Evelyn Lincoln and Emily J. Peters
In early modern Europe (1500-1800), festivals enlivened civic spaces with a frequency, scale, and magnificence unrecognizable to us today. Festivals marked ritual moments, praised political agendas, and provided public entertainment. Europe’s papal court, sovereign powers, civic governments, and high aristocracy sponsored festivals for all sorts of occasions, staging joyous entry processions when foreign dignitaries entered a city, celebrating coronations, marriages, royal births, and funerals, and honoring saint’s days and Carnival season. Festivals shaped the public spaces of European cities. Buildings, plazas, stairways, and roadways were constructed specifically with festivals in mind. Likewise, festivals put the social structure of the city on public display. Priests, heads of state, royal retinues, merchants, soldiers, commoners, peasants, and servants all took part. Some festivals, such as processions, reinforced social hierarchies in real and symbolic ways, while others invited release from social norms through terrifying explosions of fire, public combats, bullfights, and offerings of free food and wine for the populace.
Well-funded by the ruling classes, festivals mobilized artists and designers in cities such as Rome, Antwerp, and Paris, providing them with steady work and a large audience. As festival culture reached its zenith in the 18th century, sustained by the centralized power of absolutist regimes, each monarch employed his or her own precision team of painters, architects, scenographers, and pyro- technicians to produce ever more extraordinary and astonishing spectacles. Many of the architectural displays and decorations made for festivals were ephemeral. Far from sloppy in appearance or construction, these structures, though temporary, displayed some of the finest inventions by the best artistic talents of the day. Festival architecture persuaded its audience of the wealth, power, or legitimacy of the sponsor, so much so that sponsors sought to record their largesse for posterity through festival books and prints that rivaled the festivals themselves in magnificence.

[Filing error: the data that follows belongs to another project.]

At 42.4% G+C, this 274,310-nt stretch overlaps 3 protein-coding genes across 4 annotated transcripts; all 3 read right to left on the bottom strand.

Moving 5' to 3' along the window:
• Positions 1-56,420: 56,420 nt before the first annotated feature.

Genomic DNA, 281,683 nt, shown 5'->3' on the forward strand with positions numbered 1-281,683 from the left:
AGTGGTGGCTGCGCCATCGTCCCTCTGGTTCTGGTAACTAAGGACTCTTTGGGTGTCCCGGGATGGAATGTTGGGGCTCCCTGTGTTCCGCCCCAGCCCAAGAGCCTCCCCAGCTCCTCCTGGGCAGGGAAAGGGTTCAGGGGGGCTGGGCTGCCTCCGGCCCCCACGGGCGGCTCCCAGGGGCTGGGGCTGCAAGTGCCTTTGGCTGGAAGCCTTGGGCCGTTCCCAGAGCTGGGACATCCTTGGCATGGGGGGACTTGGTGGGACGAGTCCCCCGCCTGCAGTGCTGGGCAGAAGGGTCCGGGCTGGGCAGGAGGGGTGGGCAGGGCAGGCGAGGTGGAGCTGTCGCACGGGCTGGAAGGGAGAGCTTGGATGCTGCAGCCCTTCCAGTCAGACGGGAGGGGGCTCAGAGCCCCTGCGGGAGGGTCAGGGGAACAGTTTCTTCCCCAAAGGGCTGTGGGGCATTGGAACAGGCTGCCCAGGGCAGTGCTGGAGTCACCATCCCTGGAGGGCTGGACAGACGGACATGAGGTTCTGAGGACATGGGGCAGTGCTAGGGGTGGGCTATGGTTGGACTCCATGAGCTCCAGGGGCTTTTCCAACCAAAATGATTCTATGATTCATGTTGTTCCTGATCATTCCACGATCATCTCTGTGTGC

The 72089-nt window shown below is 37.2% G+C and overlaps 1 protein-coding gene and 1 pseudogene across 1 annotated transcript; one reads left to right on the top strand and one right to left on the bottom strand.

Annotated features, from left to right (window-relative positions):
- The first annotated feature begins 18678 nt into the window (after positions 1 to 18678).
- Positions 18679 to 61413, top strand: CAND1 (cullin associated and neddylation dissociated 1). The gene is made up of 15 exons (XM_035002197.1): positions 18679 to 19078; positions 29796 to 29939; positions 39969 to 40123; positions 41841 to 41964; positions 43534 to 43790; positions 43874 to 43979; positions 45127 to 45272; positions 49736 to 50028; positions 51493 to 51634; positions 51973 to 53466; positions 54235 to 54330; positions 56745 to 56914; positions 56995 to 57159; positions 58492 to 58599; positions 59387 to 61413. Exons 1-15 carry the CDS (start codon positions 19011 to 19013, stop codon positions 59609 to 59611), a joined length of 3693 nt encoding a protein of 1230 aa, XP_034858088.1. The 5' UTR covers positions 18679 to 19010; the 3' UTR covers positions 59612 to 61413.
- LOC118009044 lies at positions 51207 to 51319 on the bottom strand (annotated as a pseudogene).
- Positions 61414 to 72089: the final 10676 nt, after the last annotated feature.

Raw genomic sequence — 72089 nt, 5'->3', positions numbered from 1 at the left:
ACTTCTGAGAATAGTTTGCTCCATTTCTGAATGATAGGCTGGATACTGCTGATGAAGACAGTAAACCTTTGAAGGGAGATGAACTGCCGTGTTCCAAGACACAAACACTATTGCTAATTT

The advantages of print were clear: not only were lavish festival books and single-sheet prints long-lasting, they provided wide distribution, a fixed, unambiguous message, and an ideal record of events, unencumbered by accidents of weather, stubborn animals, errant fireworks, uncooperative participants, or drunken crowds. Festival books mirrored the scale and ingenuity of each event with such features as pages that unfold to four times the size of the book to show scenes packed with crowds and action. As papermaking and printmaking technologies advanced, festival books grew into oversize folios with even larger foldout plates made by printing individual illustrations from multiple copperplates upon several sheets of paper pasted together. In the 16th century festival books often emphasized the architectural specifications for the ephemeral architecture and presented complex political arguments, often in Latin, for a highly learned audience. By the 18th century, festival books proudly detailed every firework, identified every noble participant with descriptions of their clothing, and illustrated every structure, its size, and materials, all in the vernacular. Audiences throughout Europe read the books like today’s celebrity magazines, soaking in their magnificence and envisioning the colors, sights, sounds, smells, and wonders of the event.